My immediate thought upon receiving my KitchenAid 4-Piece Nesting Casserole Set: I need to make a spoon dessert in here. Pronto. Something about the combination of ceramic bowls and spoon desserts gives me a great sense of hominess and nostalgia. I pondered a while which dessert I would make, but I wasn’t in the mood for cobblers, nor was I in the mood for bread pudding.
Suddenly it occurred to me: Citrus Delicious Pudding! I feel so weird calling it a pudding since it’s more like a kind of cake that gradually turns into a melty pudding-like texture at the bottom. Typically when I make this insanely tangy Australian dessert I use lemon, which I have a well documented love for. This time, I thought I’d make it a little different by using calamansi.
As far as I know, calamansi is native to the Philippines. For my non-local readers, imagine a really small green citrus that’s like a combination of lemon and lime in one. You can use it for pretty much anything you use a lemon for—like dips and marinades, or as a last touch to add tang to a dish. Personally, calamansi is my go-to citrus for juices because I think it tastes better than orange or lemon in that form, but I very seldom use it for baking. I ought to change that!
This dessert has a thin layer of sponge hiding that mouth-puckering calamansi pudding underneath. It’s a really simple dessert to make, though it’s definitely something that’s geared more towards serious citrus lovers, because this is a SERIOUS citrus dessert you guys. And that’s what makes it sooooo good.
The calamansi gives a light yellowish hue to this dessert that contrasts really well with my KitchenAid casserole. These ceramic casseroles are beautiful. There’s no denying that. They’re made of non-porous vitrified porcelain that’s been put through an ultra-high heat firing process, creating that smooth glass-like surface. It can withstand everyday usage in temperatures both hot (the oven) and cold (the freezer), and the great part is, whatever you’ve cooked up using this ceramic bakeware, it’s pretty enough to bring straight to the table. And that’s exactly what I did!
Another useful tool I love from KitchenAid is their 7-Speed Hand mixer, which makes whipping egg whites an absolute breeze! When you’ve got all these things in your kitchen, you’d always be in the mood to whip something up. I can assure you!
Right out of the oven the custard pudding will look a little souffled, but it sinks back down quickly. (This is not a souffle after all haha!) My favourite part of this whole custard are those caramelized sides. The contrast between sweet and tangy is most pronounced when you eat that part. But let’s face it, if you’re a citrus lover– and by that I mean your citrus dessert of preference is one that makes you pucker your mouth in its tanginess, like me– anywhere you eat out of this pudding will be perfection.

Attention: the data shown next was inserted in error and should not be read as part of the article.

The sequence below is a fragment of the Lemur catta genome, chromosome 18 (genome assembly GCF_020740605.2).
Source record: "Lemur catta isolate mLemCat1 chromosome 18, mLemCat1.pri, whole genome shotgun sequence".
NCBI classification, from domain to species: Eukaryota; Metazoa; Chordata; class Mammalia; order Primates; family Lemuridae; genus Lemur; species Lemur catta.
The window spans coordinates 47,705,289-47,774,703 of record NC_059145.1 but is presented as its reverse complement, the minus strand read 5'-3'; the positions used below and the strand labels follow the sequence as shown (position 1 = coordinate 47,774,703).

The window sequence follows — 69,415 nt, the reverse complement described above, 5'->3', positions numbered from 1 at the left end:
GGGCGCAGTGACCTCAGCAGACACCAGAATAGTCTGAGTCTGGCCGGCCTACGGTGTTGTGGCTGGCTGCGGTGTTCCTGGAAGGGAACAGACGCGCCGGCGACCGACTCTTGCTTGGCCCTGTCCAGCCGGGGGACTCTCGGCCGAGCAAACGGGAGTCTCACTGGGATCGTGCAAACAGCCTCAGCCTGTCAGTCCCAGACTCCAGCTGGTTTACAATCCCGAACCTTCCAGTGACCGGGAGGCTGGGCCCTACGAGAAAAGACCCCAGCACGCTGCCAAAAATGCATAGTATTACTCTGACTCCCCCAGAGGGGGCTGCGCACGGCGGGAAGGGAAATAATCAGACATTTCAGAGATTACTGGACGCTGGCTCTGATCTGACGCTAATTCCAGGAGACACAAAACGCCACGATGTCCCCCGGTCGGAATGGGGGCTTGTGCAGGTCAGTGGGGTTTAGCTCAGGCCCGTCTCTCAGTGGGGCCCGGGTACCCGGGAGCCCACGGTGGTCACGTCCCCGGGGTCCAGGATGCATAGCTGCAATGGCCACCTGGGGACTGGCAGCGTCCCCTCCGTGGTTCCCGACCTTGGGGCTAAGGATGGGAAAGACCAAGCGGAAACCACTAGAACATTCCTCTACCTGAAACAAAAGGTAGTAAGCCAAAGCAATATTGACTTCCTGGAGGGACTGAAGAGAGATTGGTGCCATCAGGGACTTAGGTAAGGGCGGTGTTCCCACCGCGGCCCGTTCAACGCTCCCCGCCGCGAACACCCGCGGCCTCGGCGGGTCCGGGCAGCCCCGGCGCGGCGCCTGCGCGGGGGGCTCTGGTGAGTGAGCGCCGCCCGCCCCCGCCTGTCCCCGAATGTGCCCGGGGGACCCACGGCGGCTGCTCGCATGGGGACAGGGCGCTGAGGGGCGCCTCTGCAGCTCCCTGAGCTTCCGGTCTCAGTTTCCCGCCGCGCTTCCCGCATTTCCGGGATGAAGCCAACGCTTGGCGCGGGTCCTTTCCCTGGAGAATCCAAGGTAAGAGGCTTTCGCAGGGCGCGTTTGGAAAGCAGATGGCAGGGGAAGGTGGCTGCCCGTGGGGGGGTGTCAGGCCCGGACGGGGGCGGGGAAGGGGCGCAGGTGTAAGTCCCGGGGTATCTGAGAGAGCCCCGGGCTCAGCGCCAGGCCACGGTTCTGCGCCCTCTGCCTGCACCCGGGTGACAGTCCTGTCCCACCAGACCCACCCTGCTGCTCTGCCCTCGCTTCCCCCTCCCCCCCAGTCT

Calamansi Custard Pudding
- 3 tablespoons 42 grams butter, melted
- ¾ cup 165 grams superfine sugar
- 1 teaspoon finely grated calamansi or lemon rind*
- 2 eggs, separated
- 2 tablespoons all-purpose flour
- ½ teaspoon baking powder
- ⅓ cup 80mL fresh calamansi juice (or use lemon)
- 1 cup 250mL milk
- Whipped cream or powdered sugar, to serve (optional)
- 1. Preheat oven to 160ºC (320ºF). Lightly grease your KitchenAid 1.4-litre ceramic dish with butter (or use a 1-litre baking dish).** Place egg whites in a medium bowl.
- 2. Place the butter and sugar in the bowl of your KitchenAid stand mixer with paddle attachment (or use a hand mixer) and beat for 8 to 10 minutes or until light and combined. Scrape the sides of the bowl as necessary.
- 3. Once butter and sugar mixture is ready, add the egg yolks and calamansi/lemon rind. Beat until smooth and creamy. Add the flour and baking powder into the mixture and beat to combine.
- 4. Add the calamansi juice and milk, and beat until smooth. The mixture will be fairly watery. Detach the bowl from your KitchenAid mixer and set aside for a moment.
- 5. Use the KitchenAid hand mixer to beat the egg whites until stiff peaks form. Using a spatula, gently fold the first 1/3 of the beaten egg whites into the pudding mixture until just combined. Add in the rest of the egg whites, making sure not to mix too vigorously to keep the mixture light and airy. (Make sure most of the egg whites are incorporated, but it's okay if there are bits of egg whites left.)
- 6. Pour into prepared KitchenAid ceramic casserole and bake for 40 minutes or until the top is golden. The custard will have risen and slightly souffled fresh out of the oven but sink back after a while. You can serve this warm or cold, with cream or just a light dusting of confectioner's sugar. (Or just serve it plain, it'll still make a lip-puckering statement!)
** If you want a thicker custard and a more obvious souffle rise, use a 1-litre dish that's smaller in size but with higher sides. I used the KitchenAid 1.4-litre dish which is a little bigger and wider than was needed, so my pudding is a little flatter and thinner. Whatever dish you decide to use, the delicious taste won't change either way! Adapted from Dona Hay Magazine